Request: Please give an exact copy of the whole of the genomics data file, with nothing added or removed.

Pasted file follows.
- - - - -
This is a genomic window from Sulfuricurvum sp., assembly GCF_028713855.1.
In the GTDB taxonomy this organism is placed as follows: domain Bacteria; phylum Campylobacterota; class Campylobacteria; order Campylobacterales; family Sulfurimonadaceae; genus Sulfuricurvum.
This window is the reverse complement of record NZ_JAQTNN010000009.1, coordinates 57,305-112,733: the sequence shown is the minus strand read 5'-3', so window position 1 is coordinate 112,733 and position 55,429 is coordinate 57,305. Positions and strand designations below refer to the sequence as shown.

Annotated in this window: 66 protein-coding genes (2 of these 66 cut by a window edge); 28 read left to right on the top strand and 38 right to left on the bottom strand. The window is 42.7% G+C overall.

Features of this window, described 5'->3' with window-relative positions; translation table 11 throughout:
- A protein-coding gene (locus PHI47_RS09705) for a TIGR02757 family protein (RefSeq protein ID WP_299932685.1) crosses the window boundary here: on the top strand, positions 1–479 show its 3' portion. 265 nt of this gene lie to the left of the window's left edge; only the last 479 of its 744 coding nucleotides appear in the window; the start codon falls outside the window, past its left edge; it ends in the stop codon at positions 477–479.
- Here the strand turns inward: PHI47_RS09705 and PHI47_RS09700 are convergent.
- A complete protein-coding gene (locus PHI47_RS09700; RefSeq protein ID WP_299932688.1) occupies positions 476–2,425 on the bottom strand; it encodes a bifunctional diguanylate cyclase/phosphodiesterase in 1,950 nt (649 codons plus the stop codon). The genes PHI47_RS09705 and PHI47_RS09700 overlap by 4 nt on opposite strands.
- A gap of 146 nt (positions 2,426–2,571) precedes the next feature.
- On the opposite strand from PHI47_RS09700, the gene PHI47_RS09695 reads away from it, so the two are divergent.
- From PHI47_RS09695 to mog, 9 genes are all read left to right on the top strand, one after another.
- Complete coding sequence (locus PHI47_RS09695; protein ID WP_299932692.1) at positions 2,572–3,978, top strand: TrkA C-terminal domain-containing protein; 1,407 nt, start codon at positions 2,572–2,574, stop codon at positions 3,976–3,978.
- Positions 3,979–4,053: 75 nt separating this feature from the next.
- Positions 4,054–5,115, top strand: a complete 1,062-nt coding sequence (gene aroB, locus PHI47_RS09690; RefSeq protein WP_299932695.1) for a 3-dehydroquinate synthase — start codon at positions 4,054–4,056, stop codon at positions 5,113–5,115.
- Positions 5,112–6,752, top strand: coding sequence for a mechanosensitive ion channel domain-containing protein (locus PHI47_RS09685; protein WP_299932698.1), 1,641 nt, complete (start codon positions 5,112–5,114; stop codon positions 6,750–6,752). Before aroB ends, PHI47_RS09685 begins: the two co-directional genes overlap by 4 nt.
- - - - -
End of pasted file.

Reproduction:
This is a genomic window from Sulfuricurvum sp., assembly GCF_028713855.1.
In the GTDB taxonomy this organism is placed as follows: domain Bacteria; phylum Campylobacterota; class Campylobacteria; order Campylobacterales; family Sulfurimonadaceae; genus Sulfuricurvum.
This window is the reverse complement of record NZ_JAQTNN010000009.1, coordinates 57,305-112,733: the sequence shown is the minus strand read 5'-3', so window position 1 is coordinate 112,733 and position 55,429 is coordinate 57,305. Positions and strand designations below refer to the sequence as shown.

Annotated in this window: 66 protein-coding genes (2 of these 66 cut by a window edge); 28 read left to right on the top strand and 38 right to left on the bottom strand. The window is 42.7% G+C overall.

Features of this window, described 5'->3' with window-relative positions; translation table 11 throughout:
- A protein-coding gene (locus PHI47_RS09705) for a TIGR02757 family protein (RefSeq protein ID WP_299932685.1) crosses the window boundary here: on the top strand, positions 1–479 show its 3' portion. 265 nt of this gene lie to the left of the window's left edge; only the last 479 of its 744 coding nucleotides appear in the window; the start codon falls outside the window, past its left edge; it ends in the stop codon at positions 477–479.
- Here the strand turns inward: PHI47_RS09705 and PHI47_RS09700 are convergent.
- A complete protein-coding gene (locus PHI47_RS09700; RefSeq protein ID WP_299932688.1) occupies positions 476–2,425 on the bottom strand; it encodes a bifunctional diguanylate cyclase/phosphodiesterase in 1,950 nt (649 codons plus the stop codon). The genes PHI47_RS09705 and PHI47_RS09700 overlap by 4 nt on opposite strands.
- A gap of 146 nt (positions 2,426–2,571) precedes the next feature.
- On the opposite strand from PHI47_RS09700, the gene PHI47_RS09695 reads away from it, so the two are divergent.
- From PHI47_RS09695 to mog, 9 genes are all read left to right on the top strand, one after another.
- Complete coding sequence (locus PHI47_RS09695; protein ID WP_299932692.1) at positions 2,572–3,978, top strand: TrkA C-terminal domain-containing protein; 1,407 nt, start codon at positions 2,572–2,574, stop codon at positions 3,976–3,978.
- Positions 3,979–4,053: 75 nt separating this feature from the next.
- Positions 4,054–5,115, top strand: a complete 1,062-nt coding sequence (gene aroB, locus PHI47_RS09690; RefSeq protein WP_299932695.1) for a 3-dehydroquinate synthase — start codon at positions 4,054–4,056, stop codon at positions 5,113–5,115.
- Positions 5,112–6,752, top strand: coding sequence for a mechanosensitive ion channel domain-containing protein (locus PHI47_RS09685; protein WP_299932698.1), 1,641 nt, complete (start codon positions 5,112–5,114; stop codon positions 6,750–6,752). Before aroB ends, PHI47_RS09685 begins: the two co-directional genes overlap by 4 nt.